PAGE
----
- Google’s new friction-free food ordering test exposes its larger vision for the future of local.
- Google made the process remarkably intuitive and minimized keystrokes. It had my payment information on file and knew my location, making it painless – without an app.
- Google also reduced food delivery to a commodity by masking the company doing the actual delivery (DoorDash).
Google is targeting the restaurant space with a range of new capabilities, from integrating ordering apps and delivery links to integrating their own Duplex driven ordering environment. This use of the pack to facilitate and remove friction from the local ordering process is more than just a foreshadowing of Google's vision for local. It is the future of local search.
It's a process where steps are streamlined, options made clear, defaults pre-set to minimize typing, checkout and payment made totally painless. And without you even knowing who will be delivering the food, it's delivered to your door for a price that approximates in-store pricing. While this is just a test, it is so smooth that you realize that the future is here and it is now.
On Twitter a user noticed that Google was testing ordering directly from the Burger King branded Local Pack. I tried the Burger King search on my phone and was presented with a slightly different result, where the calls-to-action (ordering pickup or delivery) were part of the Brand Pack instead of associated with the listing.
I couldn't resist going through the steps to see how it worked.
Google correctly guessed my actual location, which I could change. The first time through, however, I didn't even see that they had it so I didn't add my suite number. Would they figure it out? It also correctly picked the nearest Burger King. One search plus knowledge of my phone's location and they filled in the rest.
Unlike the Whopper, which clocks in at nearly 700 calories, the chicken nuggets seemed more benign so I chose those. I was curious what the delivery fee would be on a double order that reached a grand total of $2.98.
The ordering flow insisted that I add a dipping sauce and then took me back to add items or "go to order."
The order was then summarized and with one more click it took me to checkout.
Google already had my credit card info in Google Pay. It filled in all the blanks and asked for but one piece of information, the CVC code.
With a total of eight clicks, four digits entered and a total time of 1 minute and 11 seconds, I had chicken nuggets on the way. But I was still clueless who would be delivering them.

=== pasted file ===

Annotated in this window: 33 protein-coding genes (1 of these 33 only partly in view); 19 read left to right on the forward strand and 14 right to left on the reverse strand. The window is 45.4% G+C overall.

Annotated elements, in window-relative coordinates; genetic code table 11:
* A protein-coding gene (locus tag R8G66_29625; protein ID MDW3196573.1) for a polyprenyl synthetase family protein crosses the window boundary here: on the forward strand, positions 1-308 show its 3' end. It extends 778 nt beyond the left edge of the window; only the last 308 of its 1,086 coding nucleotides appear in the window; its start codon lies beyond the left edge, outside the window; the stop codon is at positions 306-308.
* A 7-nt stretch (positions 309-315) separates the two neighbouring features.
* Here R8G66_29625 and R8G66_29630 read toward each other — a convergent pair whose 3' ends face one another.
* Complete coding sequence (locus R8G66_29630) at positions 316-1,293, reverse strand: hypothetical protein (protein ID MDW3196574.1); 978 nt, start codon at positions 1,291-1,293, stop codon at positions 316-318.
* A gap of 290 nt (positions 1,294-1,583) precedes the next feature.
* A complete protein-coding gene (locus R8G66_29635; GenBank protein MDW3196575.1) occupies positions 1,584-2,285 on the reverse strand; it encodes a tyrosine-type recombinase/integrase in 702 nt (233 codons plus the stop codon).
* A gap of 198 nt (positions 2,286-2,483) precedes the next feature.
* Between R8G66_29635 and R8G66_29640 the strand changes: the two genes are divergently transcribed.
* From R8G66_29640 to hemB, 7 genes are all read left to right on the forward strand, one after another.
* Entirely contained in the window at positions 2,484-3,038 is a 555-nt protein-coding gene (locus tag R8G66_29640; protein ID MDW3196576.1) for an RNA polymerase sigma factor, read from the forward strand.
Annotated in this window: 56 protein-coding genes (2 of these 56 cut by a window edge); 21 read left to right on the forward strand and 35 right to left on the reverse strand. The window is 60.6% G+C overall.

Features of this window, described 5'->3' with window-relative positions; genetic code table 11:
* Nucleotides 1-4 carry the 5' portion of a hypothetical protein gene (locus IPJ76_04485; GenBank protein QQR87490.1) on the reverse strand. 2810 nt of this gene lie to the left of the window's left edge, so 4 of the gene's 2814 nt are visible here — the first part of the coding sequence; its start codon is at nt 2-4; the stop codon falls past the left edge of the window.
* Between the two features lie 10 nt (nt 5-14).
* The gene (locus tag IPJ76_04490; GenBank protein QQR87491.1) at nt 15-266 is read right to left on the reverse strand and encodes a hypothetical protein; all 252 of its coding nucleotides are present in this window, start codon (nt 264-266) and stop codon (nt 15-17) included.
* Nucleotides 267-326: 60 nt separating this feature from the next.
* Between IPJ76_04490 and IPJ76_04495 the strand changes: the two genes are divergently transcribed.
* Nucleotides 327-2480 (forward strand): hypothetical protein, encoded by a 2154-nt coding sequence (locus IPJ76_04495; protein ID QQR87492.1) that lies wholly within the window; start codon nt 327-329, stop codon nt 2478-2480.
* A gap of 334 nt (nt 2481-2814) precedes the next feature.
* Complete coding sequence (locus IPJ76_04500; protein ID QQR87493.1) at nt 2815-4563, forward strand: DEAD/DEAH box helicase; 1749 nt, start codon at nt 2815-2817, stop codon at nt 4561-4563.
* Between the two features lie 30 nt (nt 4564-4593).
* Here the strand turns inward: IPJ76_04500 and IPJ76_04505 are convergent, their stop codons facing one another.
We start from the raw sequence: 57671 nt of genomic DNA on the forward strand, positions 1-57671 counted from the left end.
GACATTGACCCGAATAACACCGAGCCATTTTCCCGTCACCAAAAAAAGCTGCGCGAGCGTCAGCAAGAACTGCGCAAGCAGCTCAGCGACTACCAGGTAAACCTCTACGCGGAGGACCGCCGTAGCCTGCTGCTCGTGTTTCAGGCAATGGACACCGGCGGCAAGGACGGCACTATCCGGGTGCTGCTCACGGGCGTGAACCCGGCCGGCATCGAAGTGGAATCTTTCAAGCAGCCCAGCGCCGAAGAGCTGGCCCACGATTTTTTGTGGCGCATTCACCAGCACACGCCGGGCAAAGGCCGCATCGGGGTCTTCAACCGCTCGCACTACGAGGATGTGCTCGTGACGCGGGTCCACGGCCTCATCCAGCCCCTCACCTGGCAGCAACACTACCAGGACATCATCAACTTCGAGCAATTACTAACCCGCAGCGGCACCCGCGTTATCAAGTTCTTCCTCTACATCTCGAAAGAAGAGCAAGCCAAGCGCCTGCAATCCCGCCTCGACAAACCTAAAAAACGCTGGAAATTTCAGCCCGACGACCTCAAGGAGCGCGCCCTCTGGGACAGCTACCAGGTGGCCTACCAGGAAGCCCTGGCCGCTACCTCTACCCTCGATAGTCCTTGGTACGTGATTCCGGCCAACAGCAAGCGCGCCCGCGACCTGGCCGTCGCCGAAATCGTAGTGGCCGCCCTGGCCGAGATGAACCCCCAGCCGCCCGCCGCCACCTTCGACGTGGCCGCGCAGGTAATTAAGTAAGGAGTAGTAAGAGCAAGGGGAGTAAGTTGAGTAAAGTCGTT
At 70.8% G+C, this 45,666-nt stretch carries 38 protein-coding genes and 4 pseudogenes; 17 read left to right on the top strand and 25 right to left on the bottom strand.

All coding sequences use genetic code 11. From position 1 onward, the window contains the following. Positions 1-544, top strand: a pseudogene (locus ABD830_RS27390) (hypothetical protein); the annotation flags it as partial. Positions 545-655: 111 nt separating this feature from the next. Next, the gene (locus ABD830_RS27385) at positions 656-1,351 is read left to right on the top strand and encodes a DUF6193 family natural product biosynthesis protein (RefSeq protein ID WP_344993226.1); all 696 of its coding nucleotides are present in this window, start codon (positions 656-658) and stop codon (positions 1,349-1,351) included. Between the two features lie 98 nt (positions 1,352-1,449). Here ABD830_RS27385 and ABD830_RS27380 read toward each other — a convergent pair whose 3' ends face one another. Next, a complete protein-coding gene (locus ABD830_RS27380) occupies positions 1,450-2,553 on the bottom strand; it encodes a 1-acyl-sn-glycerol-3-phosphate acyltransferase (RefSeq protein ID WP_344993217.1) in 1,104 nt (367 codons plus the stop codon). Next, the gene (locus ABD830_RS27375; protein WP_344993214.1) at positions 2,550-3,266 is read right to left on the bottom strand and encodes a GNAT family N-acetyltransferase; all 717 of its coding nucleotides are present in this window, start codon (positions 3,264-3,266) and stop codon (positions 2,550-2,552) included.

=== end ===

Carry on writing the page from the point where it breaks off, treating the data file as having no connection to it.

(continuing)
The search was initiated at 12:14, the order was placed at 12:16, I received a confirmation from Burger King at 12:17 and the order as at my door at 12:33. I didn't know who the delivery service provider was until he knocked on my door wearing a Door Dash hat .
Not only had Google removed virtually every friction point from the ordering process, they had done so while totally disintermediating the delivery company. Somehow the only fee was the $0.44 tip that they included by default.
Here is a video of the complete process in real time:
- Google has made the mobile web experience so good, no app was needed
- Using their own back-end software not only made the process fast but incredibly intuitive
- The surprisingly good guesses at defaults meant virtually no typing
- By virtue of having my credit card in their system the only checkout input needed was my CVC code
- Google and Burger King managed to keep the fees to a crazy low amount
- They totally masked the delivery company and effectively removed them from the process
David Mihm and I have long spoken of Google's efforts in transactional local search, what David referred to as the transaction layer of the internet. That's now in full bloom.
By controlling the whole software stack and integrating it seamlessly with their identity and location information Google was able to provide an order-for-delivery experience that was both the fastest and easiest I have ever used. It all started from a click on the Local Pack on the mobile web, and assuming they don't get knee-capped by antitrust, what I experienced is very much what the future of local looks like.
Only, it isn't the future -- it is now.
 One has to wonder, who is paying for delivery and how. Even though I am only 5 or 6 blocks away from the Burger King, a real person had to pick up the food and come looking for my office (Google didn't ask me my suite number). Is Doordash the one taking this on the chin? The driver? Burger King? Is Google somehow subsidizing it? While the experience was almost magical, there has to be something rotten in Denmark. The costs here so far exceed any hope for profit and someone is absorbing that difference.